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Ukrainian Sunderland youngster lifts the lid on what life is like on Wearside

Sunderland’s young Ukrainian forward Timur Tutierov has given an in-depth interview on what life is like for him on Wearside - including his relationship with Nazariy Rusyn.

Photo by Michael Driver/MI News/NurPhoto via Getty Images

Sunderland’s Ukrainian striker Nazariy Rusyn got off the mark for the club during the win over Preston North End yesterday but the 25-year-old is not the only Ukrainian at the club.

Timur Tutierov and Ivan Struk appear are also on the books, playing for the academy, and Tutierov was interviewed by, where he discussed his time at the club, his relationship with Rusyn and more.

- In the summer and autumn, you missed a lot due to injury. How do you feel now?

Everything is fine now. This is the most important thing. The recovery process lasted a month and a half. It’s sad that I missed so much, because I was in good shape in the pre-season.

- You have been in Sunderland since April 2023. Have you adapted during this time?

It was hard at first. Even with the language. Not because I didn’t know it, but because of the accent. I had to get used to everything new. English football is fundamentally different from ours. It took some time to adapt. Now there are no problems.

- What is your current status with the club?

I am a U-21 player. I am involved in training with the first team. I aspire to reach this level.

- Sunderland changed their coach not so long ago. Did it affect you in any way?

I don’t know yet. I haven’t had a chance to work with Michael Beale yet. After the winter break, we’ll see what changes.

- You moved to England from Kolos. Did you have any doubts, because these are very big changes?

I was worried, but my childhood dream of playing in England outweighed any doubts. I knew the language well. I was more worried about the new team. The British and Ukrainians have different mentality and culture. But in practice, it wasn’t all that scary.

- How were you received in the team?

It’s very good. The guys are all friendly. They helped me a lot with adaptation.

- How do you like the city of Sunderland?

Sunderland is a small, coastal, comfortable city. I am a homebody. I don’t go out much. So I can’t talk about any specifics.

- Do they ask you in the club about the war in Ukraine?

Of course, there is interest. Everyone is worried. I hope that this will end as soon as possible. The British sympathise with Ukraine.

- What do you say about the youth championship of England?

Here, the result is as important as in Ukraine. We play football to win. But youth development is a priority. That’s why young players like Chris Rigg and Tommy Watson are already fully involved with the first team.

- What is the difference between the training of players in Ukraine and England?

It no longer depends on where you are, but on who your coach is. Each coach has his or her own approach to the training process and has his or her own peculiarities.

In general, it’s different. The development of individual skills is greater than in Ukraine. At home, there is more tactical training. Here, there is more focus on the development of individual qualities.

- Sunderland has another Ukrainian, Nazariy Rusyn. How did your relationship develop?

In Ukraine, we knew each other only in absentia. Now I have a very good relationship with Nazik. I treat him like an older brother. He gives me advice, shares his experience, and it’s a pleasure to be with him.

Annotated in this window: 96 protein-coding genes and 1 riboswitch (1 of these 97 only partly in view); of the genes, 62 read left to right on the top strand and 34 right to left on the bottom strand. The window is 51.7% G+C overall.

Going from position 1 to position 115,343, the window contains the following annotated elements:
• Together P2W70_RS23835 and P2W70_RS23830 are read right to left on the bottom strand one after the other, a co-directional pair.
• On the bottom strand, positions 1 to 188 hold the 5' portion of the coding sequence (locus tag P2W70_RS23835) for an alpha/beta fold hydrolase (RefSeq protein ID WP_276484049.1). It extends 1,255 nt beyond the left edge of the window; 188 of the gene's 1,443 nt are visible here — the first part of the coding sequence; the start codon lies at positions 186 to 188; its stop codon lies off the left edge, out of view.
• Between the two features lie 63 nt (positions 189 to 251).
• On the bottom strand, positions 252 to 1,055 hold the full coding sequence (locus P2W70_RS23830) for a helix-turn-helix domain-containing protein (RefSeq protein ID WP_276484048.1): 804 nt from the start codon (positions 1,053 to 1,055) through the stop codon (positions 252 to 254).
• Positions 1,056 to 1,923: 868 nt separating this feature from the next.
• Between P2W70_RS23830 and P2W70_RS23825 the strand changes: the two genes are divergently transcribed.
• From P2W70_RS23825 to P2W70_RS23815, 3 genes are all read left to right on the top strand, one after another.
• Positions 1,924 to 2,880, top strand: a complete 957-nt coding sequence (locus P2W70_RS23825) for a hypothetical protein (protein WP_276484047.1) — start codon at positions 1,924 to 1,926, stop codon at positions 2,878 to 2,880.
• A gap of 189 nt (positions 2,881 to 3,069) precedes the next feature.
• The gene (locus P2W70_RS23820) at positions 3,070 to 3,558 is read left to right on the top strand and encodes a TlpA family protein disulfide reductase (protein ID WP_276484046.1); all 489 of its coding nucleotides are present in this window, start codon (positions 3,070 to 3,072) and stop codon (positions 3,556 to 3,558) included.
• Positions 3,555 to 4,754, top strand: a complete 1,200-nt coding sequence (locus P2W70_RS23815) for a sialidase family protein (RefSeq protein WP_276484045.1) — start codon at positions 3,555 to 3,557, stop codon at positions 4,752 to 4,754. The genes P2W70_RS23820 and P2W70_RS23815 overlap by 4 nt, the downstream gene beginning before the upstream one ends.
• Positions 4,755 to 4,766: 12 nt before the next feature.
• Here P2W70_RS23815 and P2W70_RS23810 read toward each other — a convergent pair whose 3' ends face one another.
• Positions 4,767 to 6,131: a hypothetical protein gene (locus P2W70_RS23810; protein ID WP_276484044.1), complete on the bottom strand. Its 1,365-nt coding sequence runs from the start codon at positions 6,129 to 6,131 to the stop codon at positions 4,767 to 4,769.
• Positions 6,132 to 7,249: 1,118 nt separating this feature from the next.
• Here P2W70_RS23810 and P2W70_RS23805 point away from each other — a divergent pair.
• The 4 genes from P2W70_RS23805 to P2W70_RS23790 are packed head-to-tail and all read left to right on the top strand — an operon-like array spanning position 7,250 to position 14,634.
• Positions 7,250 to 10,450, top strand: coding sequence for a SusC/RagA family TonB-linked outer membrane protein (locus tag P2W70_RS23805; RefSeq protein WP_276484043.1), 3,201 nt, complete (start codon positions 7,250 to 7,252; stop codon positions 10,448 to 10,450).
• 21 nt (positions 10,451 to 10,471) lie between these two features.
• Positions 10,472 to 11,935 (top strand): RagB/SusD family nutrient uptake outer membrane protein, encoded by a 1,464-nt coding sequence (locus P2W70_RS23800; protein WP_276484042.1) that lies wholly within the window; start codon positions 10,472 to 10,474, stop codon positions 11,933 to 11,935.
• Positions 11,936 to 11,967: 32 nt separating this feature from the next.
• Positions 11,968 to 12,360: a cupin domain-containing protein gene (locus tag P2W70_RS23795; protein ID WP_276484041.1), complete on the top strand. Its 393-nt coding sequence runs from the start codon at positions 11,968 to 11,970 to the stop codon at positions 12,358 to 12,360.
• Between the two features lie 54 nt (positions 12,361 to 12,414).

Timur Tutierov and Nazariy Rusyn

- You made your debut for the youth national team of Ukraine during the qualification for Euro U-19. What are your impressions of the youth team?

It was one of my childhood dreams to represent my country. I was very glad that the coach had trust and understanding with the boys. I am very pleased with the performance in Malta. We came out on top. I managed to show my level and scored a goal. So I have only good impressions.

- In Malta, you played as a winger, although you were a forward in “Colossus”. What is your native position?

Throughout my career, it has changed - forward, on the left, under the striker. I like all positions, I just want to play. I feel comfortable in each of them.

- What position do you play in Sunderland?

As a forward. But sometimes they also play me on the wing.

- What were your impressions when you scored a goal in the first match for the national team against Malta?

I felt a sense of relief. What I had dreamed of for a long time had come true. The most important thing is that we won. Football is a team sport. Therefore, individual achievements are not as important as the overall result.

- Who did you look up to as a child?

There was no one footballer I sympathised with. My own development in football changed my favourite. At first, it was Lionel Messi and Josep Guardiola in the days of Barcelona. I watched all the Catalans’ matches with my father. When Pep moved to Bayern Munich, I started rooting for the Munich team because I really liked Pep. Then my sympathy, along with Guardiola, moved towards Manchester City. The Spanish coach continues to be my favourite.

Oddly enough, after Messi, I admired Cristiano Ronaldo. I understand that such a change in sympathies may look contradictory. Then I had sympathy for Kevin De Bruyne.

Now my favourite player is the Brazilian Ronaldo. Even though I can only see his matches on film. We play the same position. I like the Brazilian’s speed, technique, and goal-scoring flair. No wonder he was called the Phenomenon.


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